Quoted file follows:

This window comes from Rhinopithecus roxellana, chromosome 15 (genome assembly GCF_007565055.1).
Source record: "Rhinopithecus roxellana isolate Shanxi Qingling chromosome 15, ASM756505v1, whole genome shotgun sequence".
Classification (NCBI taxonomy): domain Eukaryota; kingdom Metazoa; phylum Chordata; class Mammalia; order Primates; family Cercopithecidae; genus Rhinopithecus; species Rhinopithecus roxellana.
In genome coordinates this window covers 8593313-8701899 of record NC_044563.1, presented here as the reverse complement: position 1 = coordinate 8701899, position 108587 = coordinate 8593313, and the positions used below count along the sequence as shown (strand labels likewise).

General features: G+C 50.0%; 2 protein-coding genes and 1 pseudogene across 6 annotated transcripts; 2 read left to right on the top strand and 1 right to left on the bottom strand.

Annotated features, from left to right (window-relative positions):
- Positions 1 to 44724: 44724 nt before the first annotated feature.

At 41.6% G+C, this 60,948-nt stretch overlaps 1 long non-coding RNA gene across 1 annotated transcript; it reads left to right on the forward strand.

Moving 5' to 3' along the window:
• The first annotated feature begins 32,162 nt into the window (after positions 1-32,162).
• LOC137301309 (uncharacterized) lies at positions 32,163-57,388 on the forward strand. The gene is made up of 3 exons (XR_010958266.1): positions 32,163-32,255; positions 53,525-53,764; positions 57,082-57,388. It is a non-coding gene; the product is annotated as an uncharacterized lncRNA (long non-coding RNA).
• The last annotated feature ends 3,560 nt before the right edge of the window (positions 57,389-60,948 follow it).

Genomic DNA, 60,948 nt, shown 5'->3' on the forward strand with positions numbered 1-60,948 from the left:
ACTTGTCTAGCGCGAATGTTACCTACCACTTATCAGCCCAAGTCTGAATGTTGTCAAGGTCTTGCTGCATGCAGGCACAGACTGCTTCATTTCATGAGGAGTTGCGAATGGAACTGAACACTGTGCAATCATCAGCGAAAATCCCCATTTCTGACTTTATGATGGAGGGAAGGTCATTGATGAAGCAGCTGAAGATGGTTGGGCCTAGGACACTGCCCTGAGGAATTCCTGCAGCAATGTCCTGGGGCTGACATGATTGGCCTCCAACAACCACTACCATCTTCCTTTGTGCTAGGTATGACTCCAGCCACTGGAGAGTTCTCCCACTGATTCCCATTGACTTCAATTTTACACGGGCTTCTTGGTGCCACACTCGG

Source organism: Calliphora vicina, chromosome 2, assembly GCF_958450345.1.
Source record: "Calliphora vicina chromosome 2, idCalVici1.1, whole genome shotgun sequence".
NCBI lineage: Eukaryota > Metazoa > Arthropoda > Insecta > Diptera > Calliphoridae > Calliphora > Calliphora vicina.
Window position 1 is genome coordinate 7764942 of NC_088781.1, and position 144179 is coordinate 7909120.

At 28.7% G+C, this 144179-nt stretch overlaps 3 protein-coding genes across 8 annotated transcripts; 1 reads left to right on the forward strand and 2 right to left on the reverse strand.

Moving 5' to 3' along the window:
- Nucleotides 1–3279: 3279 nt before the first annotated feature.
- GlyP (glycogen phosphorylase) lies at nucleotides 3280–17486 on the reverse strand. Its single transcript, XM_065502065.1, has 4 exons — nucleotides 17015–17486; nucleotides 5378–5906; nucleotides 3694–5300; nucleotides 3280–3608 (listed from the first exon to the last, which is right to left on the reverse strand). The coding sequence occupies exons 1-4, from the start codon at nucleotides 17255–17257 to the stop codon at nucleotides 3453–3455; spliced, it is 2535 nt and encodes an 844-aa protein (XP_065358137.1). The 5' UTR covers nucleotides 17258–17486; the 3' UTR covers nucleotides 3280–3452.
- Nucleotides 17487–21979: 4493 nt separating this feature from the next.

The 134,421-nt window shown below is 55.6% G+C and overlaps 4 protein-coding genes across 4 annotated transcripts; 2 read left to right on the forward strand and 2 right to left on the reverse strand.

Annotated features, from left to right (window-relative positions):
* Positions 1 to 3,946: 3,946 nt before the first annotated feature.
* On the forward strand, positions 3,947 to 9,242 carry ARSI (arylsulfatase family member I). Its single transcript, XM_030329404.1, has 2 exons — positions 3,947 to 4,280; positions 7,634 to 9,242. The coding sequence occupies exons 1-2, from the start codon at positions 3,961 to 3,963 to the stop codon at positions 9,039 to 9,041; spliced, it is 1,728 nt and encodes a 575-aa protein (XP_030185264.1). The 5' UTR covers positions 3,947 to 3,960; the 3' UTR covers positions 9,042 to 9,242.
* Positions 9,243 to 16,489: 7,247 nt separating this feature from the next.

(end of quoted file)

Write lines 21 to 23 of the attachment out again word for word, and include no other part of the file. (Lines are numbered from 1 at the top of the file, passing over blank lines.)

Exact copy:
- Nucleotides 1–3279: 3279 nt before the first annotated feature.
- GlyP (glycogen phosphorylase) lies at nucleotides 3280–17486 on the reverse strand. Its single transcript, XM_065502065.1, has 4 exons — nucleotides 17015–17486; nucleotides 5378–5906; nucleotides 3694–5300; nucleotides 3280–3608 (listed from the first exon to the last, which is right to left on the reverse strand). The coding sequence occupies exons 1-4, from the start codon at nucleotides 17255–17257 to the stop codon at nucleotides 3453–3455; spliced, it is 2535 nt and encodes an 844-aa protein (XP_065358137.1). The 5' UTR covers nucleotides 17258–17486; the 3' UTR covers nucleotides 3280–3452.
- Nucleotides 17487–21979: 4493 nt separating this feature from the next.